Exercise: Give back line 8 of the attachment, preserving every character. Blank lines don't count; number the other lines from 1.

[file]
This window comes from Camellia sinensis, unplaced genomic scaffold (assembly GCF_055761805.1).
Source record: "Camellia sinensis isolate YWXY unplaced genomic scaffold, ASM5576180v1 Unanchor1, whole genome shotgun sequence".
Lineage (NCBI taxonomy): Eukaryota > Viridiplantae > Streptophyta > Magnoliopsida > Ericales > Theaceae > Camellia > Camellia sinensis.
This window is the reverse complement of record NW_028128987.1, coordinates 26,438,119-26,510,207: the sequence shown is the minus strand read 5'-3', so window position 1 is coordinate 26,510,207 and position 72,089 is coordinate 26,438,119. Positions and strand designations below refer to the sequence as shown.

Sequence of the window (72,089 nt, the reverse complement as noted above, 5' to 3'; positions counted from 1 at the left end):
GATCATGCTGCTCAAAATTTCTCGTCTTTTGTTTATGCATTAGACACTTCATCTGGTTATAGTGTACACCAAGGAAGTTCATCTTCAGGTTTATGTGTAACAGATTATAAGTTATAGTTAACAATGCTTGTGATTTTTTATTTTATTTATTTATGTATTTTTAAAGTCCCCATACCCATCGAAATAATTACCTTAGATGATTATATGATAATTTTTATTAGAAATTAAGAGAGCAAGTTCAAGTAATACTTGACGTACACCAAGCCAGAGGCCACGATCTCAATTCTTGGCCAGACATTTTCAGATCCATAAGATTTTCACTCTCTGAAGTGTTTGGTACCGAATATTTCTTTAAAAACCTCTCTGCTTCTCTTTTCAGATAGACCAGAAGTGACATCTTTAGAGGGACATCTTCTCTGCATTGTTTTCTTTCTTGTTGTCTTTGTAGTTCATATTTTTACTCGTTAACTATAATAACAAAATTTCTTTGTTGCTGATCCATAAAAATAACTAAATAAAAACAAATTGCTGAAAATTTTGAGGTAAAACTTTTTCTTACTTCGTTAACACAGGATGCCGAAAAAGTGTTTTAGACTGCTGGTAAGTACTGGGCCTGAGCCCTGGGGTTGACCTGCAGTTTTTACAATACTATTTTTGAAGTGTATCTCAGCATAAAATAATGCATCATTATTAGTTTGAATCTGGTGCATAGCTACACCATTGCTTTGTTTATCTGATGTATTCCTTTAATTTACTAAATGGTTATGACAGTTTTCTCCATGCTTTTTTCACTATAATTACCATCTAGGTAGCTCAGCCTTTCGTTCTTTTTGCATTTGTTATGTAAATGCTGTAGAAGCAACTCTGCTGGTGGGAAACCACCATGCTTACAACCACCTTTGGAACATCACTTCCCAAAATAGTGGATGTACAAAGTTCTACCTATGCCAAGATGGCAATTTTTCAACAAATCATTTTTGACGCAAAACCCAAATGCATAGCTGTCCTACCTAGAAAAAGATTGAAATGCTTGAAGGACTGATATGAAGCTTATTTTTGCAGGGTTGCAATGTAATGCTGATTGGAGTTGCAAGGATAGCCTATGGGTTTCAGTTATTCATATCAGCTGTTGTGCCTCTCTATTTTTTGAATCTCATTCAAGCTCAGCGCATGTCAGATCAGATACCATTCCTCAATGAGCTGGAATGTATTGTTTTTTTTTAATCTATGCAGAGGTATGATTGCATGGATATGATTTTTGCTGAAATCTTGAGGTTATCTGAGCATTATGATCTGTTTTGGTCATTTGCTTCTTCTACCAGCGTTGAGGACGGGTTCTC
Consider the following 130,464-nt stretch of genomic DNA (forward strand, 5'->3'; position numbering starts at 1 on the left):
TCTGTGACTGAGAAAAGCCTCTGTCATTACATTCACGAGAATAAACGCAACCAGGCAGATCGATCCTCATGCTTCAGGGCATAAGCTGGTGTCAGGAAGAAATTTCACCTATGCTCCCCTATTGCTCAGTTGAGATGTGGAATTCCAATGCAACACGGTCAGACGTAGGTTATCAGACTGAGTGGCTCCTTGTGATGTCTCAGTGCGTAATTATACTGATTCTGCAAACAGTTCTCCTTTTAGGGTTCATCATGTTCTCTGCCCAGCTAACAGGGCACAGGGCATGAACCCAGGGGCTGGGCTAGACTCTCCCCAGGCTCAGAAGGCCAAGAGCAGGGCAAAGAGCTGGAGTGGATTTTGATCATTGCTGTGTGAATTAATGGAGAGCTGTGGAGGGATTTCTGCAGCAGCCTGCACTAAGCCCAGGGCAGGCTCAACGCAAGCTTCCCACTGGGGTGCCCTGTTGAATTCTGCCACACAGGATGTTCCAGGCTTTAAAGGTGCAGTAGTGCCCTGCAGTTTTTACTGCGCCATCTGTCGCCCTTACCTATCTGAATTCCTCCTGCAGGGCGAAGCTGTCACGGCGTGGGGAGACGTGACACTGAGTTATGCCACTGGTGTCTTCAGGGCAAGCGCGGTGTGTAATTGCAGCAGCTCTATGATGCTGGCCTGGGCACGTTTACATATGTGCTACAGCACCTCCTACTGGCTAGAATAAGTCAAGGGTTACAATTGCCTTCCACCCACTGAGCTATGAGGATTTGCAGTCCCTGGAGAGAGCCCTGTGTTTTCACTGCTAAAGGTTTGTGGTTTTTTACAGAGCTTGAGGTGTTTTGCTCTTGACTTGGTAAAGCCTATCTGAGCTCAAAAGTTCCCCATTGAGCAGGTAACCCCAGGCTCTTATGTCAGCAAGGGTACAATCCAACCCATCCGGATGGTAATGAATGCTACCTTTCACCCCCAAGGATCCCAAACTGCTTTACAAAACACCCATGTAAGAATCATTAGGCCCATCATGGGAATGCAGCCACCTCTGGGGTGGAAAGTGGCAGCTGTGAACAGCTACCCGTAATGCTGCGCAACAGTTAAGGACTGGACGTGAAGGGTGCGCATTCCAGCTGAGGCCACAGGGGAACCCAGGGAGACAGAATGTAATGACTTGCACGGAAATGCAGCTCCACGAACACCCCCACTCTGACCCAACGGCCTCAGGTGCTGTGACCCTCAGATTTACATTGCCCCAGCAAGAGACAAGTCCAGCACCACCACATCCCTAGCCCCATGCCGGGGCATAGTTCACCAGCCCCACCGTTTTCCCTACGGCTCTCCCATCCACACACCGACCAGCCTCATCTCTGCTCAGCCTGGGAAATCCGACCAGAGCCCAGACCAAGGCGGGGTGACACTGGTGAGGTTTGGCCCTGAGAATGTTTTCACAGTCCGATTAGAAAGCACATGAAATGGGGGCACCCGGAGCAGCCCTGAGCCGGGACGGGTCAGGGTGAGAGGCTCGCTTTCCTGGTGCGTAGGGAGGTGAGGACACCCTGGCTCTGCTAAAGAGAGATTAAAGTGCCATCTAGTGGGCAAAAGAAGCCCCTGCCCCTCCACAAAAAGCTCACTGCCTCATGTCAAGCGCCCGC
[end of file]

TCTGTGACTGAGAAAAGCCTCTGTCATTACATTCACGAGAATAAACGCAACCAGGCAGATCGATCCTCATGCTTCAGGGCATAAGCTGGTGTCAGGAAGAAATTTCACCTATGCTCCCCTATTGCTCAGTTGAGATGTGGAATTCCAATGCAACACGGTCAGACGTAGGTTATCAGACTGAGTGGCTCCTTGTGATGTCTCAGTGCGTAATTATACTGATTCTGCAAACAGTTCTCCTTTTAGGGTTCATCATGTTCTCTGCCCAGCTAACAGGGCACAGGGCATGAACCCAGGGGCTGGGCTAGACTCTCCCCAGGCTCAGAAGGCCAAGAGCAGGGCAAAGAGCTGGAGTGGATTTTGATCATTGCTGTGTGAATTAATGGAGAGCTGTGGAGGGATTTCTGCAGCAGCCTGCACTAAGCCCAGGGCAGGCTCAACGCAAGCTTCCCACTGGGGTGCCCTGTTGAATTCTGCCACACAGGATGTTCCAGGCTTTAAAGGTGCAGTAGTGCCCTGCAGTTTTTACTGCGCCATCTGTCGCCCTTACCTATCTGAATTCCTCCTGCAGGGCGAAGCTGTCACGGCGTGGGGAGACGTGACACTGAGTTATGCCACTGGTGTCTTCAGGGCAAGCGCGGTGTGTAATTGCAGCAGCTCTATGATGCTGGCCTGGGCACGTTTACATATGTGCTACAGCACCTCCTACTGGCTAGAATAAGTCAAGGGTTACAATTGCCTTCCACCCACTGAGCTATGAGGATTTGCAGTCCCTGGAGAGAGCCCTGTGTTTTCACTGCTAAAGGTTTGTGGTTTTTTACAGAGCTTGAGGTGTTTTGCTCTTGACTTGGTAAAGCCTATCTGAGCTCAAAAGTTCCCCATTGAGCAGGTAACCCCAGGCTCTTATGTCAGCAAGGGTACAATCCAACCCATCCGGATGGTAATGAATGCTACCTTTCACCCCCAAGGATCCCAAACTGCTTTACAAAACACCCATGTAAGAATCATTAGGCCCATCATGGGAATGCAGCCACCTCTGGGGTGGAAAGTGGCAGCTGTGAACAGCTACCCGTAATGCTGCGCAACAGTTAAGGACTGGACGTGAAGGGTGCGCATTCCAGCTGAGGCCACAGGGGAACCCAGGGAGACAGAATGTAATGACTTGCACGGAAATGCAGCTCCACGAACACCCCCACTCTGACCCAACGGCCTCAGGTGCTGTGACCCTCAGATTTACATTGCCCCAGCAAGAGACAAGTCCAGCACCACCACATCCCTAGCCCCATGCCGGGGCATAGTTCACCAGCCCCACCGTTTTCCCTACGGCTCTCCCATCCACACACCGACCAGCCTCATCTCTGCTCAGCCTGGGAAATCCGACCAGAGCCCAGACCAAGGCGGGGTGACACTGGTGAGGTTTGGCCCTGAGAATGTTTTCACAGTCCGATTAGAAAGCACATGAAATGGGGGCACCCGGAGCAGCCCTGAGCCGGGACGGGTCAGGGTGAGAGGCTCGCTTTCCTGGTGCGTAGGGAGGTGAGGACACCCTGGCTCTGCTAAAGAGAGATTAAAGTGCCATCTAGTGGGCAAAAGAAGCCCCTGCCCCTCCACAAAAAGCTCACTGCCTCATGTCAAGCGCCCGC